action is de novo (i.e., to be effected without the appellate
body's being bound by prior legal rulings or factual determinations) on
appeal of his or her decision to an agency official;
(ii) the degree to which contractor activities may involve wide-ranging interpretations of complex, ambiguous case law and other legal authorities, as opposed to being circumscribed by detailed laws, regulations, and procedures.
(iii) the degree to which matters for decision by the contractor involve recurring fact patterns or unique fact patterns; and
(iv) The contractor's discretion to determine an appropriate award or penalty.
(4) The contractor's ability to take action that will significantly and directly affect the life, liberty, or property of individual members of the public, including the likelihood of the contractor's need to resort to force in support of a police or judicial function; whether force, especially deadly force, is more likely to be initiated by the contractor or by some other person; and the degree to which force may have to be exercised in public or relatively uncontrolled areas. (Note that contracting for guard, convoy security, and plant protection services, armed or unarmed, is not proscribed by these policies.)
(5) The availability of special agency authorities and the appropriateness of their application to the situation at hand, such as the power to deputize private persons.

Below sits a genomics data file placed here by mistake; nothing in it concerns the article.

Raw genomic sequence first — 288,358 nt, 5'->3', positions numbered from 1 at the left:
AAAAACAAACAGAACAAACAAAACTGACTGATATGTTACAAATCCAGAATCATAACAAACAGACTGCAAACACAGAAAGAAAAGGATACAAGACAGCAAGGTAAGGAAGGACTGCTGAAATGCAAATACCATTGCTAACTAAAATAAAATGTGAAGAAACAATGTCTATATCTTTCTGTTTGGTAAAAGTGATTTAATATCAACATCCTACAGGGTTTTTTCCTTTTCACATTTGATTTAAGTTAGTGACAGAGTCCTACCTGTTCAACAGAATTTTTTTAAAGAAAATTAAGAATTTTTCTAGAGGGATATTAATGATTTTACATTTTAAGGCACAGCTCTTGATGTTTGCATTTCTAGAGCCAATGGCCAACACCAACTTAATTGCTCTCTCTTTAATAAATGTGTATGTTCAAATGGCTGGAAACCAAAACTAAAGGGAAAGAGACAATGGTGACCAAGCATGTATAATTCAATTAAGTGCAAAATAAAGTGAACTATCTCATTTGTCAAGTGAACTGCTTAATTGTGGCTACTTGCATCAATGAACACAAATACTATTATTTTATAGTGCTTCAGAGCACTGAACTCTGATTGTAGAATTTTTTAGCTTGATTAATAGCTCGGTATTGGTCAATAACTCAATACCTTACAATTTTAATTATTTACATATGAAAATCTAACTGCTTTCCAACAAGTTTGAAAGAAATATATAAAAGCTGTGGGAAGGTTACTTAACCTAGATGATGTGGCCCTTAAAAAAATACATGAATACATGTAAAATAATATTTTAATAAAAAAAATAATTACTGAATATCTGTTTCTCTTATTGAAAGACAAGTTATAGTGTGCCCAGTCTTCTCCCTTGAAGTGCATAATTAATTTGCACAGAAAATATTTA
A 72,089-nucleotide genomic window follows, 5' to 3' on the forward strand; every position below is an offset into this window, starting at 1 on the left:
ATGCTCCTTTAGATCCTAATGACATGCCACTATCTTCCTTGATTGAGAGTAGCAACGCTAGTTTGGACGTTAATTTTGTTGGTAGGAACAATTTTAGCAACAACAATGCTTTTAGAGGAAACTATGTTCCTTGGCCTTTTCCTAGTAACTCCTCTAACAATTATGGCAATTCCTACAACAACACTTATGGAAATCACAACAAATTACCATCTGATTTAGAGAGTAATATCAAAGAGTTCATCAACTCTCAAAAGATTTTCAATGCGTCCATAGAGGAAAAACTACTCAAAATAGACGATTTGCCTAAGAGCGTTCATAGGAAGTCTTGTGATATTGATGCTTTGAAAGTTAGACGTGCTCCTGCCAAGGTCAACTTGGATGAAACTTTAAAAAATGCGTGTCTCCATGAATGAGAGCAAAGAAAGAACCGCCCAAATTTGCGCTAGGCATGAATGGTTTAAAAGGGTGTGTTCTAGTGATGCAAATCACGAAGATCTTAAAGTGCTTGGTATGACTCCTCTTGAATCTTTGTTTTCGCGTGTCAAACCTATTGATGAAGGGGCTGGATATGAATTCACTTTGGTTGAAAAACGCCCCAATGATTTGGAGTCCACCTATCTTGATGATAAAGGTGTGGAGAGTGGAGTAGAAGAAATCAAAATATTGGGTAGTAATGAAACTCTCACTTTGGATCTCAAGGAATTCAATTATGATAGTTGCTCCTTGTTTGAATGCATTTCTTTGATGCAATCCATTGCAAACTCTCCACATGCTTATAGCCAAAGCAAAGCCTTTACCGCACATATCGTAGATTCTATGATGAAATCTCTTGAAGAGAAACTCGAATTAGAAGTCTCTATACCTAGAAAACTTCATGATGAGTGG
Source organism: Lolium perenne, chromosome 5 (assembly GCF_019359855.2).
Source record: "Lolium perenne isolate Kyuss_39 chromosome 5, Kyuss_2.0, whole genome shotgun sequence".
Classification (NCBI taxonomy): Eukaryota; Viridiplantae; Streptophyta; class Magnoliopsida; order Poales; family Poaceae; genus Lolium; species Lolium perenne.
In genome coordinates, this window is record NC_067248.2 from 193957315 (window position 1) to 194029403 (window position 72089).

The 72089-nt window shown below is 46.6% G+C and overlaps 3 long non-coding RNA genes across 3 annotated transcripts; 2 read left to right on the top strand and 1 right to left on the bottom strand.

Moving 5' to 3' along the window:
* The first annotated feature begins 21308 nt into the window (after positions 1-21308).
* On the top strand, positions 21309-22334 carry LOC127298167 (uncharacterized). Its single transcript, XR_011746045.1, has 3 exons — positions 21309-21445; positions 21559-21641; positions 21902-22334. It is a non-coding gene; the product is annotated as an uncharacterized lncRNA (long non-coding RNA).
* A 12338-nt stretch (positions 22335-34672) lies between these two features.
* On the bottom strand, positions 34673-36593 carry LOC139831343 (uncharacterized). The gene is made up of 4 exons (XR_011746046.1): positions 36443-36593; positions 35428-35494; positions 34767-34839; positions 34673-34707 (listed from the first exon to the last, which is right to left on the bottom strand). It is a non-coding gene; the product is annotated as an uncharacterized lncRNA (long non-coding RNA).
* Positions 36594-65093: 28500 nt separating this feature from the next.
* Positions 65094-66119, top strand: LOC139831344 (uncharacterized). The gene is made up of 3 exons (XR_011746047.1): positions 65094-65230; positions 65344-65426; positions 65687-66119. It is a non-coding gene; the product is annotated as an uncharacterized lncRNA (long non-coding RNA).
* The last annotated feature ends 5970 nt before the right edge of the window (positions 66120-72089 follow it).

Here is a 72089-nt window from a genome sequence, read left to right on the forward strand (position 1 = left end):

(6) Whether the function in question is already being performed by private persons, and the circumstances under which it is being performed by them.
(c) Finality of agency determinations. Whether or not a function is an inherently governmental function, for purposes of this policy letter, is a matter for agency determination. However, agency decisions that a function is or is not an inherently governmental function may be reviewed, and, if necessary, modified by appropriate OMB officials.
(d) Preaward responsibilities. Whether a function being considered for performance by contract is an inherently governmental function is an issue to be addressed prior to issuance of the solicitation.
(e) Post-award responsibilities. After award, even when a contract does not involve performance of an inherently governmental function, agencies must take steps to protect the public interest by playing an active, informed role in contract administration. This ensures that contractors comply with the terms of the contract and that Government policies, rather than private ones, are implemented. Such participation should be appropriate to the nature of the contract, and should leave no doubt that the contract is under the control of Government officials. This does not relieve contractors of their performance responsibilities under the contract. Nor does this responsibility to administer the contract require Government officials to exercise such control over contractor activities to convert the contract, or portion thereof, to a personal service contract.